I have watched The Memory of Justice dozens of times, devoting countless hours to taking notes and rewinding key moments and sleeping and dreaming and eating and waking, all while inundated—saturated, really—by my own memories of justice.
I learned from the Matt Damon characters I knew growing up: Will Hunting, Tom Ripley, and Mike McDermott. I don’t know if, as a young actor from Boston, Damon struggled with his identity—but I know the roles he took helped me find mine.
On stars, myths, violence, selective nostalgia, and Slow West.
Damien Chazelle's First Man reminds us that we are imperfect human beings, and that the path we follow is often rockier than the surface of the moon.
Championed by the likes of contemporaries Luis Buñuel and Jerry Garcia, and later fully restored with the help of Francis Ford Coppola and Martin Scorsese, The Saragossa Manuscript has a hallowed space in Polish film history.
Offering respite from an adult perspective without denying it, Studio Ghibli films often invite viewers into exalted states of innocence.
Leave No Trace never lets us forget that we all depend on something outside of ourselves.
John Ford's The Searchers wants to do more than construct the American community. It wants to show what it costs to be left outside of that community, and what it costs to be a part of it, too.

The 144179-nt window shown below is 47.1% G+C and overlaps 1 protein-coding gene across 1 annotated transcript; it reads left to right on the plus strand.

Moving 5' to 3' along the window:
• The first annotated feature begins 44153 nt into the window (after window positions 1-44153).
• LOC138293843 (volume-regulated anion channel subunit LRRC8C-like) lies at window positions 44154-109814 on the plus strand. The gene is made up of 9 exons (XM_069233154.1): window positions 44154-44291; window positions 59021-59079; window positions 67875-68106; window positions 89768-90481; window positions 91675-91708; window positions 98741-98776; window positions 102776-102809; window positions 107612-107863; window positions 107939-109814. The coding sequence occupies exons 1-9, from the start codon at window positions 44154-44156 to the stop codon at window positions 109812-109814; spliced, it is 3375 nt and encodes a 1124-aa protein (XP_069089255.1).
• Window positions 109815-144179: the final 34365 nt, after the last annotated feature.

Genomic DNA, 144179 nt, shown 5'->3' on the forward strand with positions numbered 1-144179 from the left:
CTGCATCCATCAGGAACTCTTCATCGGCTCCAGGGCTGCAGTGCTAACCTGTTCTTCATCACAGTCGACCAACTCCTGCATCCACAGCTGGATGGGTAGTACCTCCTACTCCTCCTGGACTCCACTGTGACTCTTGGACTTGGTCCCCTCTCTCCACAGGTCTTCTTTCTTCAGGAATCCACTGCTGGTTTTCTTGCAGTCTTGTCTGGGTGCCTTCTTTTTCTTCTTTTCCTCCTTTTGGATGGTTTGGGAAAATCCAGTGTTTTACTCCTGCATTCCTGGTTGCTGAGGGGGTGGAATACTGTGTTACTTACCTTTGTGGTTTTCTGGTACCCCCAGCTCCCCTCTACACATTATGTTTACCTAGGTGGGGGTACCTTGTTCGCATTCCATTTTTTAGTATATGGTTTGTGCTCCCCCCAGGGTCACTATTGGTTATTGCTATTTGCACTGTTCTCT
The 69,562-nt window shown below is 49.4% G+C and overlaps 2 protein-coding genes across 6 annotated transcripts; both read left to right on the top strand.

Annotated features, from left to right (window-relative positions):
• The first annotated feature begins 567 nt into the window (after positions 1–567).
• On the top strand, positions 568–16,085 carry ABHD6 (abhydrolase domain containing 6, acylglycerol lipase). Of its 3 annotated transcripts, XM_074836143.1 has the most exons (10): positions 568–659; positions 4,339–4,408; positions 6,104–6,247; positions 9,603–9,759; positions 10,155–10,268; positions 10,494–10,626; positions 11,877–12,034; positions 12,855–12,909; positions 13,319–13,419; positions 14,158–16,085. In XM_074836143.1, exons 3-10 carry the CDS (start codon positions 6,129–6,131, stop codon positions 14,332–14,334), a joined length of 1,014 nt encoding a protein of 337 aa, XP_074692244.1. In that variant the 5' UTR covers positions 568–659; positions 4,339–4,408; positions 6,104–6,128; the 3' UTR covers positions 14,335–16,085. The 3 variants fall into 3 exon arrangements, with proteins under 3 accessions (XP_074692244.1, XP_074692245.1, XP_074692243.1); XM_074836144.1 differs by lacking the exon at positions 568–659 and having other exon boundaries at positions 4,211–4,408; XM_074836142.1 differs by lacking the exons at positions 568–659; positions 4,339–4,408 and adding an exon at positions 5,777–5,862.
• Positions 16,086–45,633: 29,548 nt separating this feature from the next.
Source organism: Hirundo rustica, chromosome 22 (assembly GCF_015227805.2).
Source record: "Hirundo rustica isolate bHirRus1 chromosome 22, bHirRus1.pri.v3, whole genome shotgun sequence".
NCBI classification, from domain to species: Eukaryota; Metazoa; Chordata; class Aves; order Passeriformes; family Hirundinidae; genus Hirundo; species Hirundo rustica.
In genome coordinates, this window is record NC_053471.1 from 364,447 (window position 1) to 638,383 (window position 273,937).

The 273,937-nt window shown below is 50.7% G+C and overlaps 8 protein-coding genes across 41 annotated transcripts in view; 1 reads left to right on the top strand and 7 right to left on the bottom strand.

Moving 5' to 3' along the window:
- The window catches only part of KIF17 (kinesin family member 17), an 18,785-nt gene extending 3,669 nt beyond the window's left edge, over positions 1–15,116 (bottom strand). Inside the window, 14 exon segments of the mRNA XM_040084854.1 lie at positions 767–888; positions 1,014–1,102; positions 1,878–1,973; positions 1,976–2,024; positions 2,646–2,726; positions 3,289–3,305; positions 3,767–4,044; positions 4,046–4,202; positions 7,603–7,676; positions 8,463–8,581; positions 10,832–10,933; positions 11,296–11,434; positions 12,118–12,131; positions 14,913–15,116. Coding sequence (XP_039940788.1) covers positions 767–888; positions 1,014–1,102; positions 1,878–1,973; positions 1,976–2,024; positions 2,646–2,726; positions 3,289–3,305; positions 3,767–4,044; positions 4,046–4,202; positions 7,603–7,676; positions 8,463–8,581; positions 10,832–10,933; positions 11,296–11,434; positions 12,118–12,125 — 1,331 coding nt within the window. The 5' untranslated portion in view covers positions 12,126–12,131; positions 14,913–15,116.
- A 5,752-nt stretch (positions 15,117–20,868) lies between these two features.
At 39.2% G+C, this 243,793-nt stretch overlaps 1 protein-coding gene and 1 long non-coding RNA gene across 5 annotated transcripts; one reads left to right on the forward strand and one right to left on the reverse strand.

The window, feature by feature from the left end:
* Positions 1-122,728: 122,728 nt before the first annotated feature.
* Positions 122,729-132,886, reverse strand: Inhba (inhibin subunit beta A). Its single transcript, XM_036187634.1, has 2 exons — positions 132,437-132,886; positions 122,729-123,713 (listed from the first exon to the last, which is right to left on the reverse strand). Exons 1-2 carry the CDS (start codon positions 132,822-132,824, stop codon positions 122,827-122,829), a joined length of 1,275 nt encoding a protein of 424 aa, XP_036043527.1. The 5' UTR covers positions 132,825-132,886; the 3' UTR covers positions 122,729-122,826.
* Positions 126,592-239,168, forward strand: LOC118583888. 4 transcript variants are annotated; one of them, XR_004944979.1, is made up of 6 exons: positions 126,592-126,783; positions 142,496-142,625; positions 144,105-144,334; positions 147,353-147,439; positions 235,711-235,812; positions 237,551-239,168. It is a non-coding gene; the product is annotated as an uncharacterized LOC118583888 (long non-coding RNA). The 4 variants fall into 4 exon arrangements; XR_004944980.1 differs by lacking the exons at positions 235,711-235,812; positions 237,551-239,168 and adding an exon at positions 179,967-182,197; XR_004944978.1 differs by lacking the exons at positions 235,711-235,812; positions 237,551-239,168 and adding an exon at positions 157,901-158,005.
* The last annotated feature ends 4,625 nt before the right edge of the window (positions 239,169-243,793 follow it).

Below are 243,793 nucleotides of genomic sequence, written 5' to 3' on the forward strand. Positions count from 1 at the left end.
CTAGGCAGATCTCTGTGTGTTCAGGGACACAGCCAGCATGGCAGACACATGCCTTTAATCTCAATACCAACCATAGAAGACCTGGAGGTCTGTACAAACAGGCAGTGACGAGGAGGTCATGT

Almost Famous is both a criticism of and a love letter to an industry where people are pretending to be something they’re not, trying to escape reality and searching for something real, running away from some small version of themselves.
While Lynn Shelton’s Touchy Feely is interested in its characters quirky dynamics and arrested developments, the film is moreso about the destabilizing force of contact.
Ad Astra is a film deeply attuned to a heritage among the stars.
If Peter Greenaway's The Cook, The Thief, His Wife, & Her Lover is Brechtian, then The Pillow Book is a painting by Rothko, dependent on its many layers to communicate the meaning of its abstract imagery.